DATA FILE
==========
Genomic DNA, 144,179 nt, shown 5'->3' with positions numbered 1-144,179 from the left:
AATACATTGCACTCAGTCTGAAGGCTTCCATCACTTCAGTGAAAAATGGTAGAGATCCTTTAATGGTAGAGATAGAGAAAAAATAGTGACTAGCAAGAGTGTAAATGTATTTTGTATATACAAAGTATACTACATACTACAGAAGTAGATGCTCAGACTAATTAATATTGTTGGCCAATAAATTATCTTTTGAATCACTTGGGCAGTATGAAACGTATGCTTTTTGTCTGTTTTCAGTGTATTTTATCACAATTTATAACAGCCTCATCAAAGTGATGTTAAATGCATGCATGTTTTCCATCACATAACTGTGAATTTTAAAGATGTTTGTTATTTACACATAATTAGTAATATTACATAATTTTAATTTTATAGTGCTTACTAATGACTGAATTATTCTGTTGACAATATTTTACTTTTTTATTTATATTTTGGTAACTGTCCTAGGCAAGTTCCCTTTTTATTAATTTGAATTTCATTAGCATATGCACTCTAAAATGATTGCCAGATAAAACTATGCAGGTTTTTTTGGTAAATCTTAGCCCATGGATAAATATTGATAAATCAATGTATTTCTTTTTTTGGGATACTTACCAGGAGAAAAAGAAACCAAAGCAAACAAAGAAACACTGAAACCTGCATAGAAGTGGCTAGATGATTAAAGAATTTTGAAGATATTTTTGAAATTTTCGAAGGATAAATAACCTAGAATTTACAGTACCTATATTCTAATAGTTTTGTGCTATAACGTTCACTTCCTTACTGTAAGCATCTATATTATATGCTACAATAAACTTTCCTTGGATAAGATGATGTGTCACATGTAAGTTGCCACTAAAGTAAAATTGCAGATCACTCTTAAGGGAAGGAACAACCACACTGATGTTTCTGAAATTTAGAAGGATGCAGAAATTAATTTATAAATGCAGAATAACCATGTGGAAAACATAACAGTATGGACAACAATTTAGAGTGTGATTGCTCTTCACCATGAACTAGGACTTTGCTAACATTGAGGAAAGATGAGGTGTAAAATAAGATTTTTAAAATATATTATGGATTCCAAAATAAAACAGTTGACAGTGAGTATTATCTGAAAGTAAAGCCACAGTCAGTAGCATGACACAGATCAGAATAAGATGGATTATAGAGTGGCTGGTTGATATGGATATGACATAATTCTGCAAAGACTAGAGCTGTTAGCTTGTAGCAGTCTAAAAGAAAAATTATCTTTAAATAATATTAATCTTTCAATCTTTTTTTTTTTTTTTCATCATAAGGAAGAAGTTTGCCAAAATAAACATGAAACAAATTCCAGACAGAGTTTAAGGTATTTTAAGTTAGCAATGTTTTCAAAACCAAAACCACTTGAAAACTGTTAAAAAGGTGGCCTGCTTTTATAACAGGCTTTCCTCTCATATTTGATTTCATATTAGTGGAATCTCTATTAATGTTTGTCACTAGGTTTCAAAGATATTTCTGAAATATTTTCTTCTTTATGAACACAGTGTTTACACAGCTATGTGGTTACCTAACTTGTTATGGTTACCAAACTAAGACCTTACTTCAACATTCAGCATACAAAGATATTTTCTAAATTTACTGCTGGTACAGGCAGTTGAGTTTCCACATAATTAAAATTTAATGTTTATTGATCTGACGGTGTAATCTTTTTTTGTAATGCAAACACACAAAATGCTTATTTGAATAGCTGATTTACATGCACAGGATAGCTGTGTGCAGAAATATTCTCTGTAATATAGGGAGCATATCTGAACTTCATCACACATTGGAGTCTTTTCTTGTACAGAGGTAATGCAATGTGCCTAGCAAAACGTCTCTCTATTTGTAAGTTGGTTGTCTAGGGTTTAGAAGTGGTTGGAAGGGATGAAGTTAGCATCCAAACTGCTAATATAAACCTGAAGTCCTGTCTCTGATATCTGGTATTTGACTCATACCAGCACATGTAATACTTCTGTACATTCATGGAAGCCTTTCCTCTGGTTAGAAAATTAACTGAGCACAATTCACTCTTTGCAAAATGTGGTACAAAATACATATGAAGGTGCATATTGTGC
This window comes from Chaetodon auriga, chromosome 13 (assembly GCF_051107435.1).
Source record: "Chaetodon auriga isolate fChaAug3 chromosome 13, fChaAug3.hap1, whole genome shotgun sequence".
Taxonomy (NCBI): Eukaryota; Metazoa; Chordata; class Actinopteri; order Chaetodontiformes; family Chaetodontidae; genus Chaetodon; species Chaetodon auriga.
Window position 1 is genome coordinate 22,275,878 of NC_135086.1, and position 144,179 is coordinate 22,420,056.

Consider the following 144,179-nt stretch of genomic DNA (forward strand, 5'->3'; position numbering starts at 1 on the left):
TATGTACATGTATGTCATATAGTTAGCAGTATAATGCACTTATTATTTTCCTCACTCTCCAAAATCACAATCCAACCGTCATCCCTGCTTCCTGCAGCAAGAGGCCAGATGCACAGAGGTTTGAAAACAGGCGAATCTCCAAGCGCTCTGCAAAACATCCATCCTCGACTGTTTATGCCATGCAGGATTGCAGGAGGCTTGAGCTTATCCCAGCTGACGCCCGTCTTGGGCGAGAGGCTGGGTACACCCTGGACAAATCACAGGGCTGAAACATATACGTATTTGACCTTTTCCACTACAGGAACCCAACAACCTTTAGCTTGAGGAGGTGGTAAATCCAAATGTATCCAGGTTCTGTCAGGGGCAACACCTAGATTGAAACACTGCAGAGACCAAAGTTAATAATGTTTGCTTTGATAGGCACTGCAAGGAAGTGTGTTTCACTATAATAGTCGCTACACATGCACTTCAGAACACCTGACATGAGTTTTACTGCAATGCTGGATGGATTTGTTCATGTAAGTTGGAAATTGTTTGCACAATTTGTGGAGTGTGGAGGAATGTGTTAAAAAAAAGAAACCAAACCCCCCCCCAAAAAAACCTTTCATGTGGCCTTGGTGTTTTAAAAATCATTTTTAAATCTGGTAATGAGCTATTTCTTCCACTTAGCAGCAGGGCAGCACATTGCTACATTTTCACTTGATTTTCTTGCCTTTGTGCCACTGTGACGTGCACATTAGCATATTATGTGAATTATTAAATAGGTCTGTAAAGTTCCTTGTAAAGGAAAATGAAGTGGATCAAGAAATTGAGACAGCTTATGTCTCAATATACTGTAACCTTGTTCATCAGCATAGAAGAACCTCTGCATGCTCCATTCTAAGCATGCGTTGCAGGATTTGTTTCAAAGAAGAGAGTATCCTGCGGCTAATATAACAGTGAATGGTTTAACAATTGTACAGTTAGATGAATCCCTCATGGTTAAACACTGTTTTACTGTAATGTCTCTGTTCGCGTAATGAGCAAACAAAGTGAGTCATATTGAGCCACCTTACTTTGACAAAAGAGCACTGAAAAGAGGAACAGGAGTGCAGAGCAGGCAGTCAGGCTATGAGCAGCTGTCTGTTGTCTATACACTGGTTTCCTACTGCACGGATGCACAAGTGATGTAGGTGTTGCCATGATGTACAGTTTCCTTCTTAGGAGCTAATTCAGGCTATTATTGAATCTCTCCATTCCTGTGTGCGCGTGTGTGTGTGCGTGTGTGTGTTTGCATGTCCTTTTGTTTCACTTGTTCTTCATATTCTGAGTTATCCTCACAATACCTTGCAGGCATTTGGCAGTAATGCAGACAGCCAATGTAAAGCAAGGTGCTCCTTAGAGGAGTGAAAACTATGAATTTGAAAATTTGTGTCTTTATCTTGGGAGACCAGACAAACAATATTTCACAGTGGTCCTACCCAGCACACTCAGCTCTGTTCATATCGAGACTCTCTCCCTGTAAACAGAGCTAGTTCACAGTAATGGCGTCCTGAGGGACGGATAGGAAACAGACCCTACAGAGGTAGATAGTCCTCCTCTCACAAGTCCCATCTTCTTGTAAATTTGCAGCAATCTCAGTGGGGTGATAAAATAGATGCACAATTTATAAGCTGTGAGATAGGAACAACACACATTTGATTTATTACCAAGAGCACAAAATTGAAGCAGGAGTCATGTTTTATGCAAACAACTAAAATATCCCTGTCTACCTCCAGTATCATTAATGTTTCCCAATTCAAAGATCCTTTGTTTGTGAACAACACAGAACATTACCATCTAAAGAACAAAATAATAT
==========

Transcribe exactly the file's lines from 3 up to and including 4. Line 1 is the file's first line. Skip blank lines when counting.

This window comes from Chaetodon auriga, chromosome 13 (assembly GCF_051107435.1).
Source record: "Chaetodon auriga isolate fChaAug3 chromosome 13, fChaAug3.hap1, whole genome shotgun sequence".